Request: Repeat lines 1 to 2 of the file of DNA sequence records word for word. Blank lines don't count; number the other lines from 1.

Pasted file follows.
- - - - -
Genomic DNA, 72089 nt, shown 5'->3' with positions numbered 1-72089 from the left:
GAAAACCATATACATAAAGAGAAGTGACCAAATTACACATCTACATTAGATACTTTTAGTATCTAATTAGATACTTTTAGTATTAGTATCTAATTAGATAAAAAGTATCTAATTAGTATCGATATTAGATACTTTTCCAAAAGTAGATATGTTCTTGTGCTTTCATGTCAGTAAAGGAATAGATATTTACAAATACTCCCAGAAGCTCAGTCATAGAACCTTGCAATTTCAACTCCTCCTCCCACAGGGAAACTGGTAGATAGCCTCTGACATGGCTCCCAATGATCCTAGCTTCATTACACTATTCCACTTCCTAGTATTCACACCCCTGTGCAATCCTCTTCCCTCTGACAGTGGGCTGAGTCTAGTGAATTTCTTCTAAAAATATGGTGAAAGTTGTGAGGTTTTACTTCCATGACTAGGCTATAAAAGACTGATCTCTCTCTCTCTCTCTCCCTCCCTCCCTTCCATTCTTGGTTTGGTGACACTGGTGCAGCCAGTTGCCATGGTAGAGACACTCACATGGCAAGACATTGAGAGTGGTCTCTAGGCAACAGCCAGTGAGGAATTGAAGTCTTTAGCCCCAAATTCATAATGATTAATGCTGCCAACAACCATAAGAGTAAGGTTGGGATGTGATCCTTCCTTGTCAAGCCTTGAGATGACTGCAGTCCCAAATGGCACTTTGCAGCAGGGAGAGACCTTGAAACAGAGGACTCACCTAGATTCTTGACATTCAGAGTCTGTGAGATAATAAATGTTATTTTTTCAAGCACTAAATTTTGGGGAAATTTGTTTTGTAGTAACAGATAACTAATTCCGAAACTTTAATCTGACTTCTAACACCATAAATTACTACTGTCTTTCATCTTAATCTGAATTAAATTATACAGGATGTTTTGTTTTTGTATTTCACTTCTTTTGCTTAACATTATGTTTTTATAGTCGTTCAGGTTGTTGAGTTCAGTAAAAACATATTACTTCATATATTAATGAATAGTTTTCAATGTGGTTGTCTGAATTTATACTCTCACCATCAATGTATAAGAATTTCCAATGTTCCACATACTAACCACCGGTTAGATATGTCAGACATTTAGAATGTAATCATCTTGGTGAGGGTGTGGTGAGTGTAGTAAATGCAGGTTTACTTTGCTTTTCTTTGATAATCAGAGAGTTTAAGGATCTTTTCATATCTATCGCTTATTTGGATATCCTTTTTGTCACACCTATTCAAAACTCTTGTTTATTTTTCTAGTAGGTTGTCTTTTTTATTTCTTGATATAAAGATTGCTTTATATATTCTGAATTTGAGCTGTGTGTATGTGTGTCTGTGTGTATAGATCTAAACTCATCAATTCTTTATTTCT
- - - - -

Genomic DNA, 72089 nt, shown 5'->3' with positions numbered 1-72089 from the left:
GAAAACCATATACATAAAGAGAAGTGACCAAATTACACATCTACATTAGATACTTTTAGTATCTAATTAGATACTTTTAGTATTAGTATCTAATTAGATAAAAAGTATCTAATTAGTATCGATATTAGATACTTTTCCAAAAGTAGATATGTTCTTGTGCTTTCATGTCAGTAAAGGAATAGATATTTACAAATACTCCCAGAAGCTCAGTCATAGAACCTTGCAATTTCAACTCCTCCTCCCACAGGGAAACTGGTAGATAGCCTCTGACATGGCTCCCAATGATCCTAGCTTCATTACACTATTCCACTTCCTAGTATTCACACCCCTGTGCAATCCTCTTCCCTCTGACAGTGGGCTGAGTCTAGTGAATTTCTTCTAAAAATATGGTGAAAGTTGTGAGGTTTTACTTCCATGACTAGGCTATAAAAGACTGATCTCTCTCTCTCTCTCTCCCTCCCTCCCTTCCATTCTTGGTTTGGTGACACTGGTGCAGCCAGTTGCCATGGTAGAGACACTCACATGGCAAGACATTGAGAGTGGTCTCTAGGCAACAGCCAGTGAGGAATTGAAGTCTTTAGCCCCAAATTCATAATGATTAATGCTGCCAACAACCATAAGAGTAAGGTTGGGATGTGATCCTTCCTTGTCAAGCCTTGAGATGACTGCAGTCCCAAATGGCACTTTGCAGCAGGGAGAGACCTTGAAACAGAGGACTCACCTAGATTCTTGACATTCAGAGTCTGTGAGATAATAAATGTTATTTTTTCAAGCACTAAATTTTGGGGAAATTTGTTTTGTAGTAACAGATAACTAATTCCGAAACTTTAATCTGACTTCTAACACCATAAATTACTACTGTCTTTCATCTTAATCTGAATTAAATTATACAGGATGTTTTGTTTTTGTATTTCACTTCTTTTGCTTAACATTATGTTTTTATAGTCGTTCAGGTTGTTGAGTTCAGTAAAAACATATTACTTCATATATTAATGAATAGTTTTCAATGTGGTTGTCTGAATTTATACTCTCACCATCAATGTATAAGAATTTCCAATGTTCCACATACTAACCACCGGTTAGATATGTCAGACATTTAGAATGTAATCATCTTGGTGAGGGTGTGGTGAGTGTAGTAAATGCAGGTTTACTTTGCTTTTCTTTGATAATCAGAGAGTTTAAGGATCTTTTCATATCTATCGCTTATTTGGATATCCTTTTTGTCACACCTATTCAAAACTCTTGTTTATTTTTCTAGTAGGTTGTCTTTTTTATTTCTTGATATAAAGATTGCTTTATATATTCTGAATTTGAGCTGTGTGTATGTGTGTCTGTGTGTATAGATCTAAACTCATCAATTCTTTATTTCT